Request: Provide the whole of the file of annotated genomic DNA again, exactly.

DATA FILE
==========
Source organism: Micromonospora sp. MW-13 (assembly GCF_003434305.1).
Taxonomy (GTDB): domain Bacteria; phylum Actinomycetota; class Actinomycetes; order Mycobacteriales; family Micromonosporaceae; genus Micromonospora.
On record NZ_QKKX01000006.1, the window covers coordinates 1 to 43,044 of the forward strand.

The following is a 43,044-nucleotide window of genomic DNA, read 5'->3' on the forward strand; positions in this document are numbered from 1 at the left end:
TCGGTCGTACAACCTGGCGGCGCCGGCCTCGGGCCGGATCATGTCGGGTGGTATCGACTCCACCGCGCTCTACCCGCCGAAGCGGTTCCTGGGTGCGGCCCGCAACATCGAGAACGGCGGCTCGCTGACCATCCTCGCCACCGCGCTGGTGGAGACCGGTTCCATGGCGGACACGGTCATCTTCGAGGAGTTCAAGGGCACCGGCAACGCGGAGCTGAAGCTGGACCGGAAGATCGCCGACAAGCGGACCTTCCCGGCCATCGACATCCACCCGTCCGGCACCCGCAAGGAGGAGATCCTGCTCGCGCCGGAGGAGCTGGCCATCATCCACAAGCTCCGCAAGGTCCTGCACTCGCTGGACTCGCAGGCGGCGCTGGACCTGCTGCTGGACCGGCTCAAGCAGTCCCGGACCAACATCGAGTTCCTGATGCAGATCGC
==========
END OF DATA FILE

Source organism: Micromonospora sp. MW-13 (assembly GCF_003434305.1).
Taxonomy (GTDB): domain Bacteria; phylum Actinomycetota; class Actinomycetes; order Mycobacteriales; family Micromonosporaceae; genus Micromonospora.
On record NZ_QKKX01000006.1, the window covers coordinates 1 to 43,044 of the forward strand.

The following is a 43,044-nucleotide window of genomic DNA, read 5'->3' on the forward strand; positions in this document are numbered from 1 at the left end:
TCGGTCGTACAACCTGGCGGCGCCGGCCTCGGGCCGGATCATGTCGGGTGGTATCGACTCCACCGCGCTCTACCCGCCGAAGCGGTTCCTGGGTGCGGCCCGCAACATCGAGAACGGCGGCTCGCTGACCATCCTCGCCACCGCGCTGGTGGAGACCGGTTCCATGGCGGACACGGTCATCTTCGAGGAGTTCAAGGGCACCGGCAACGCGGAGCTGAAGCTGGACCGGAAGATCGCCGACAAGCGGACCTTCCCGGCCATCGACATCCACCCGTCCGGCACCCGCAAGGAGGAGATCCTGCTCGCGCCGGAGGAGCTGGCCATCATCCACAAGCTCCGCAAGGTCCTGCACTCGCTGGACTCGCAGGCGGCGCTGGACCTGCTGCTGGACCGGCTCAAGCAGTCCCGGACCAACATCGAGTTCCTGATGCAGATCGC